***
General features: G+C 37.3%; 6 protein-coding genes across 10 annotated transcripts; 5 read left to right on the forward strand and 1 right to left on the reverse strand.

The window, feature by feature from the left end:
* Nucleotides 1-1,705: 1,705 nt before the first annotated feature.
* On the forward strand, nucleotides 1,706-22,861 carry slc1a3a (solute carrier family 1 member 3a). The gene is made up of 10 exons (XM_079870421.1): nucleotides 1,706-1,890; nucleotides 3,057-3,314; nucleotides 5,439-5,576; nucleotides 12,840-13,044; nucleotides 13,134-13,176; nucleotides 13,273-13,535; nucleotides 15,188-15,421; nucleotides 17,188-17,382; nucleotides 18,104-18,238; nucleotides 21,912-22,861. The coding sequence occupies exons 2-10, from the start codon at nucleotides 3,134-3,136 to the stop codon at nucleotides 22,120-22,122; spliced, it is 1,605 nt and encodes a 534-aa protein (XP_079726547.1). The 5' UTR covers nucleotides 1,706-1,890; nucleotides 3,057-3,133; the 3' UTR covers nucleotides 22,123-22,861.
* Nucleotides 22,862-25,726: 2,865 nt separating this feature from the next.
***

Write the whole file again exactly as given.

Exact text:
General features: G+C 37.3%; 6 protein-coding genes across 10 annotated transcripts; 5 read left to right on the forward strand and 1 right to left on the reverse strand.

The window, feature by feature from the left end:
* Nucleotides 1-1,705: 1,705 nt before the first annotated feature.
* On the forward strand, nucleotides 1,706-22,861 carry slc1a3a (solute carrier family 1 member 3a). The gene is made up of 10 exons (XM_079870421.1): nucleotides 1,706-1,890; nucleotides 3,057-3,314; nucleotides 5,439-5,576; nucleotides 12,840-13,044; nucleotides 13,134-13,176; nucleotides 13,273-13,535; nucleotides 15,188-15,421; nucleotides 17,188-17,382; nucleotides 18,104-18,238; nucleotides 21,912-22,861. The coding sequence occupies exons 2-10, from the start codon at nucleotides 3,134-3,136 to the stop codon at nucleotides 22,120-22,122; spliced, it is 1,605 nt and encodes a 534-aa protein (XP_079726547.1). The 5' UTR covers nucleotides 1,706-1,890; nucleotides 3,057-3,133; the 3' UTR covers nucleotides 22,123-22,861.
* Nucleotides 22,862-25,726: 2,865 nt separating this feature from the next.